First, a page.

Sweet Bird of Youth


Tennessee Williams

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Love, Obsession, and Pleasure Theme Analysis

Themes and Colors
Youth, Beauty, and Time Theme Icon
Purity and Corruption Theme Icon
Love, Obsession, and Pleasure Theme Icon
Escapism and Denial Theme Icon
LitCharts assigns a color and icon to each theme in Sweet Bird of Youth, which you can use to track the themes throughout the work.
Love, Obsession, and Pleasure Theme Icon

Chance Wayne’s love of Heavenly drives him throughout the entirety of Sweet Bird of Youth, encouraging him to not only endure a number of social disgraces, but also to face down dangerous threats. The only reason he has worked so hard to become famous, he claims, is so that he can return to St. Cloud and earn Boss Finley’s blessing to marry Heavenly. However, because this never comes to pass—and because Chance and Heavenly never actually share any intimacy in the course of the play—it’s hard to discern whether or not his claims of love are genuine. Though most playwrights might allow a love story like Chance and Heavenly’s to triumph over everything else, Tennessee Williams is more interested in exploring how Chance’s attempt to court Heavenly actually drives him farther and farther from her. By the end of the play, it’s unclear whether his refusal to comply with Boss Finley’s orders to leave St. Cloud arises out of his steadfast love of Heavenly or the headstrong vanity he has cultivated as a dashing gigolo and actor. In this way, Williams intimates that the mere idea of love can overshadow a person’s actual romantic feelings, ultimately becoming more of a mental fixation than a genuine emotional experience or connection between two people.

Throughout Sweet Bird of Youth, Chance’s determination to make a life with Heavenly never falters. Until the very end, he tries to carry out a scheme that will make both of them rich and famous, ostensibly enabling them to be together. As he does this, Boss Finley threatens to kill or castrate him unless he leaves St. Cloud. Nevertheless, he doesn’t leave, and in the final scene he finally allows himself to be overtaken by Finley’s goons, preparing for extreme violence because he’s unwilling to give up. Judging by this, it’s easy to think that his love for Heavenly is steadfast and authentic. However, it’s hard to overlook the fact that he has only visited Heavenly periodically in the last several years, always swooping into town for short stays, making love to her, and leaving again to resume his fast life as an aspiring actor and well-known gigolo. During one such visit, he even gave her an STD he picked up while working as an escort, and although he knew that he had it and that he had probably given it to her, he didn’t say anything. “I thought if something was wrong she’d write me or call me,” he lamely justifies to Heavenly’s brother, Tom Junior, who points out that Heavenly couldn’t have reached him even if she wanted to, since he never gives her reliable ways to contact him when he leaves. Not only does this behavior suggest that Chance doesn’t care as much about Heavenly as he claims, it also emphasizes how much he has been absent from his lover’s life. Although he might argue that he has been off trying to become famous so he can provide for Heavenly, it seems more likely that he has simply come to enjoy his debauched lifestyle—so much that he doesn’t mind abandoning Heavenly even after transmitting a disease to her.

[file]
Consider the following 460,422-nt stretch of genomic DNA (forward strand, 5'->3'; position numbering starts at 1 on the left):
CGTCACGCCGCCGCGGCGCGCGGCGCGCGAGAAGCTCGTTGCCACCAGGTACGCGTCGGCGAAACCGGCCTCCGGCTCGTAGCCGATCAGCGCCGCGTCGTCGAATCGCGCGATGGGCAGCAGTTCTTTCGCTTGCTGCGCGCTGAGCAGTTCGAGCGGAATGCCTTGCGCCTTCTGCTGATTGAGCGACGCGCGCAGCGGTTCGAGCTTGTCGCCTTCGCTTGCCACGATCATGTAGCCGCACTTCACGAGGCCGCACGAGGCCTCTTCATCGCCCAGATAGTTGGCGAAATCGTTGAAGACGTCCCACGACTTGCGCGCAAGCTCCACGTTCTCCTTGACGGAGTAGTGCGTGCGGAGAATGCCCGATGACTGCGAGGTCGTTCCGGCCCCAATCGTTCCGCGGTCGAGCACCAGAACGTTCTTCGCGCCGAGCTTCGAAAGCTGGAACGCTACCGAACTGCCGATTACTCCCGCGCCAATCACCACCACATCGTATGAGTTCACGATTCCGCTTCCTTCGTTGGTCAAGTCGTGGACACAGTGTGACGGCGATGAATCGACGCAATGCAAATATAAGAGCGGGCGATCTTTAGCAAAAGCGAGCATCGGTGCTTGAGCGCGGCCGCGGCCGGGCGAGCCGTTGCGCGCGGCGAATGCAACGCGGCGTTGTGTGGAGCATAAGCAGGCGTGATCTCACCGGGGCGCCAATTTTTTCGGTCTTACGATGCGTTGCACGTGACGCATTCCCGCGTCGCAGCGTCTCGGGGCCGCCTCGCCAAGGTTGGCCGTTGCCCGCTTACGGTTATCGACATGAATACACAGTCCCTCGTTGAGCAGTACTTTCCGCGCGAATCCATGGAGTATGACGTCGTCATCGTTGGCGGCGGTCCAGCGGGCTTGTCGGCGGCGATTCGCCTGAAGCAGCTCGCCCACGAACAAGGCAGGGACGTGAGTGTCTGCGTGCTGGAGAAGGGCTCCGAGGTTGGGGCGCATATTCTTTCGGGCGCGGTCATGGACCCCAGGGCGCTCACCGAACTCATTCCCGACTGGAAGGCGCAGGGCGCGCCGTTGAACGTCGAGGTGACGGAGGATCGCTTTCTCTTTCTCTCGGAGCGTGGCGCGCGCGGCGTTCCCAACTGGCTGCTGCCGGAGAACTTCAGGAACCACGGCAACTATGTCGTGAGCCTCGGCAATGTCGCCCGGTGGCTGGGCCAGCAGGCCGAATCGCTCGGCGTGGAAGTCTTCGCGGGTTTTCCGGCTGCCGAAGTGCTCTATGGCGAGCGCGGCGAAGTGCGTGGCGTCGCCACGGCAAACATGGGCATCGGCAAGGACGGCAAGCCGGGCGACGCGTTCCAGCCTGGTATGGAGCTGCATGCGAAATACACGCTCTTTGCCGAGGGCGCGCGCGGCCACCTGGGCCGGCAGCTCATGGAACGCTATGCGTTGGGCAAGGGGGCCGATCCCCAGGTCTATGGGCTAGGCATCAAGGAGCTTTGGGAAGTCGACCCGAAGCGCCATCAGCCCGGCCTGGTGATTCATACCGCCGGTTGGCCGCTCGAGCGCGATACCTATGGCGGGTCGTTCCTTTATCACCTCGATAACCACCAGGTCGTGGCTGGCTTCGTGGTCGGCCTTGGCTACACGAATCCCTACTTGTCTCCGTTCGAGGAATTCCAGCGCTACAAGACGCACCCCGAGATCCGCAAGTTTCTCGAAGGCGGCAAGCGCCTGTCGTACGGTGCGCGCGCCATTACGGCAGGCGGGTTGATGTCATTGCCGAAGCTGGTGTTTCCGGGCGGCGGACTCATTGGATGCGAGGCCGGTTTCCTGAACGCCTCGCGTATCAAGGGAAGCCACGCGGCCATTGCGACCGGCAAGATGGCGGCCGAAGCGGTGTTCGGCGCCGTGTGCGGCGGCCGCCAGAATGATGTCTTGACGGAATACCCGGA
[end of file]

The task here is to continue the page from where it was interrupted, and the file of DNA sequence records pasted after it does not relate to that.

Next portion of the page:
Williams’s onstage treatment of Chance and Heavenly’s relationship is quite fleeting, yet again suggesting that the supposed “love” flowing between them isn’t as strong as Chance would like to think. Indeed, Chance spends the majority of the play talking about his relationship with Heavenly, but the audience only gets to see them together for a few seconds. During this moment, the stage directions note: “At this instant she runs in—to face Chance…. For a long instant, Chance and Heavenly stand there: he on the steps leading to the Palm Garden and gallery; she in the cocktail lounge. They simply look at each other…” Before either of them can speak, Heavenly is ushered offstage again. This is the only interaction they have throughout the entire play. After “a long instant,” during which they don’t even speak, Heavenly leaves, essentially providing the audience with very little insight into their relationship. Although this moment could be seen as an “instant” of intense emotion, it also hints at a certain tension, as if Heavenly is confronting Chance with her stare (this is, after all, the first time she’s seen him since he gave her an STD). Overall, it’s difficult to discern whether or not true love exists in their relationship. At the very least, the playwright’s decision to keep them from coming together onstage destabilizes the idea that their love is strong, authentic, and capable of overcoming hardship. In turn, Williams forces the audience to judge Chance and Heavenly’s relationship based only on Chance’s interpretation of their love—an interpretation that, given his unrealistic expectations in other areas of his life, comes to seem less and less reliable.

Part of what makes Chance’s supposed love of Heavenly seem inauthentic or unbelievable is the way he conceives of love in general. In a conversation with Alexandra Del Lago, he says, “The biggest of all differences in this world is between the ones that had or have pleasure in love and those that haven’t and hadn’t any pleasure in love.” At first glance, this statement seems rather wholesome, since Chance is arguing that love is something that defines a person. However, it’s worth noting that he isn’t championing love itself, but rather the “pleasure” that one can derive from love. As such, he approaches love in an unsentimental and unemotional manner, primarily searching for a kind of hedonistic (pleasure-seeking) gratification. If this is what’s driving him to work so hard to win Heavenly’s hand, it seems he has overestimated his feelings. At the same time, though, sexual or physical pleasure can naturally lead people to think they’re in love, so it’s unsurprising that Chance mistakes his obsession with Heavenly as a genuine romantic experience. In this way, Williams demonstrates that a person’s obsession with pleasure can overshadow—or even replace—the desire to attain true and genuine love.